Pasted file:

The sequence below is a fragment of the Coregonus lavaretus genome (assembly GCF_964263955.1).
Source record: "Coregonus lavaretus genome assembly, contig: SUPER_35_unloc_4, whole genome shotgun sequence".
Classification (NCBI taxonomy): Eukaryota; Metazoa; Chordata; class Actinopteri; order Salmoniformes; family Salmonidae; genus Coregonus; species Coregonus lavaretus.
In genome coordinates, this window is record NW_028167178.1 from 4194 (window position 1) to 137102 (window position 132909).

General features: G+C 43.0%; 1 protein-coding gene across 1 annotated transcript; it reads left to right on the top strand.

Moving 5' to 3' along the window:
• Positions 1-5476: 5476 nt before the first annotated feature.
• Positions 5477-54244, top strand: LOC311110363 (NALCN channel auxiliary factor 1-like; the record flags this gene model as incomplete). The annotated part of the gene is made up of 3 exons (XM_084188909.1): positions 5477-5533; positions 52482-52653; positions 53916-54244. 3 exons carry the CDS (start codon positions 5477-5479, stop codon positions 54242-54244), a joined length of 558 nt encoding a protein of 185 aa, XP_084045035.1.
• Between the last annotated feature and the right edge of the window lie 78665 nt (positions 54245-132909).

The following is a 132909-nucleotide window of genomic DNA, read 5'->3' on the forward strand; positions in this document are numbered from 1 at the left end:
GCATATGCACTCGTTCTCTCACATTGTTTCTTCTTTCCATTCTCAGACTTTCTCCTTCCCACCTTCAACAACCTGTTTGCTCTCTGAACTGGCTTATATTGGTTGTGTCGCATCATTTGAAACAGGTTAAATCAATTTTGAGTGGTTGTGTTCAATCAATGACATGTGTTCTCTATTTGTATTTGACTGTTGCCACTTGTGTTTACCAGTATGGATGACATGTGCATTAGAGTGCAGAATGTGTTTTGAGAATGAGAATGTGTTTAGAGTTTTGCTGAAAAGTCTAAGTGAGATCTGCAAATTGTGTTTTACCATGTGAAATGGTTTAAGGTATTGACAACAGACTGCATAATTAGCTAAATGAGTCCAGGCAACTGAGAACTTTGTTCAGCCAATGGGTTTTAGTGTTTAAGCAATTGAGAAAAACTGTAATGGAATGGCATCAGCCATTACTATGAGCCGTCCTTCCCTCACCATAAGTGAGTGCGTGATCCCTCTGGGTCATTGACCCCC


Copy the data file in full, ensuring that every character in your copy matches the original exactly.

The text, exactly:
The sequence below is a fragment of the Coregonus lavaretus genome (assembly GCF_964263955.1).
Source record: "Coregonus lavaretus genome assembly, contig: SUPER_35_unloc_4, whole genome shotgun sequence".
Classification (NCBI taxonomy): Eukaryota; Metazoa; Chordata; class Actinopteri; order Salmoniformes; family Salmonidae; genus Coregonus; species Coregonus lavaretus.
In genome coordinates, this window is record NW_028167178.1 from 4194 (window position 1) to 137102 (window position 132909).

General features: G+C 43.0%; 1 protein-coding gene across 1 annotated transcript; it reads left to right on the top strand.

Moving 5' to 3' along the window:
• Positions 1-5476: 5476 nt before the first annotated feature.
• Positions 5477-54244, top strand: LOC311110363 (NALCN channel auxiliary factor 1-like; the record flags this gene model as incomplete). The annotated part of the gene is made up of 3 exons (XM_084188909.1): positions 5477-5533; positions 52482-52653; positions 53916-54244. 3 exons carry the CDS (start codon positions 5477-5479, stop codon positions 54242-54244), a joined length of 558 nt encoding a protein of 185 aa, XP_084045035.1.
• Between the last annotated feature and the right edge of the window lie 78665 nt (positions 54245-132909).

The following is a 132909-nucleotide window of genomic DNA, read 5'->3' on the forward strand; positions in this document are numbered from 1 at the left end:
GCATATGCACTCGTTCTCTCACATTGTTTCTTCTTTCCATTCTCAGACTTTCTCCTTCCCACCTTCAACAACCTGTTTGCTCTCTGAACTGGCTTATATTGGTTGTGTCGCATCATTTGAAACAGGTTAAATCAATTTTGAGTGGTTGTGTTCAATCAATGACATGTGTTCTCTATTTGTATTTGACTGTTGCCACTTGTGTTTACCAGTATGGATGACATGTGCATTAGAGTGCAGAATGTGTTTTGAGAATGAGAATGTGTTTAGAGTTTTGCTGAAAAGTCTAAGTGAGATCTGCAAATTGTGTTTTACCATGTGAAATGGTTTAAGGTATTGACAACAGACTGCATAATTAGCTAAATGAGTCCAGGCAACTGAGAACTTTGTTCAGCCAATGGGTTTTAGTGTTTAAGCAATTGAGAAAAACTGTAATGGAATGGCATCAGCCATTACTATGAGCCGTCCTTCCCTCACCATAAGTGAGTGCGTGATCCCTCTGGGTCATTGACCCCC